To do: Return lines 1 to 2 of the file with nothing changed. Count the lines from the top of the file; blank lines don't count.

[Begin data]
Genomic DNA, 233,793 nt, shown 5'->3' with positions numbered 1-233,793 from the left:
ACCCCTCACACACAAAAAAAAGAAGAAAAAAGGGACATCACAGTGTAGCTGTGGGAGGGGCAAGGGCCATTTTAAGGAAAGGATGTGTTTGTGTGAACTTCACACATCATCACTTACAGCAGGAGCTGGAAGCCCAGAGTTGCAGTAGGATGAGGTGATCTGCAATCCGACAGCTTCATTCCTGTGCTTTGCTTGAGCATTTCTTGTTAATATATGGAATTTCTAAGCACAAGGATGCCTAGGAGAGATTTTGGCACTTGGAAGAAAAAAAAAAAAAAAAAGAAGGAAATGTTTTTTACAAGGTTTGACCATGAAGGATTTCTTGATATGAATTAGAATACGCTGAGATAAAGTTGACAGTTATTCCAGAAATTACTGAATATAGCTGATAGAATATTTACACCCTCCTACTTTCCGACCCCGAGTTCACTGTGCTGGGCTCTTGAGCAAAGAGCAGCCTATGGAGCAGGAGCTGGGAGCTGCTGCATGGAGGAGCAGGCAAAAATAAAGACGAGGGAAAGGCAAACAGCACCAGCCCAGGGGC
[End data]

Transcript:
Genomic DNA, 233,793 nt, shown 5'->3' with positions numbered 1-233,793 from the left:
ACCCCTCACACACAAAAAAAAGAAGAAAAAAGGGACATCACAGTGTAGCTGTGGGAGGGGCAAGGGCCATTTTAAGGAAAGGATGTGTTTGTGTGAACTTCACACATCATCACTTACAGCAGGAGCTGGAAGCCCAGAGTTGCAGTAGGATGAGGTGATCTGCAATCCGACAGCTTCATTCCTGTGCTTTGCTTGAGCATTTCTTGTTAATATATGGAATTTCTAAGCACAAGGATGCCTAGGAGAGATTTTGGCACTTGGAAGAAAAAAAAAAAAAAAAAGAAGGAAATGTTTTTTACAAGGTTTGACCATGAAGGATTTCTTGATATGAATTAGAATACGCTGAGATAAAGTTGACAGTTATTCCAGAAATTACTGAATATAGCTGATAGAATATTTACACCCTCCTACTTTCCGACCCCGAGTTCACTGTGCTGGGCTCTTGAGCAAAGAGCAGCCTATGGAGCAGGAGCTGGGAGCTGCTGCATGGAGGAGCAGGCAAAAATAAAGACGAGGGAAAGGCAAACAGCACCAGCCCAGGGGC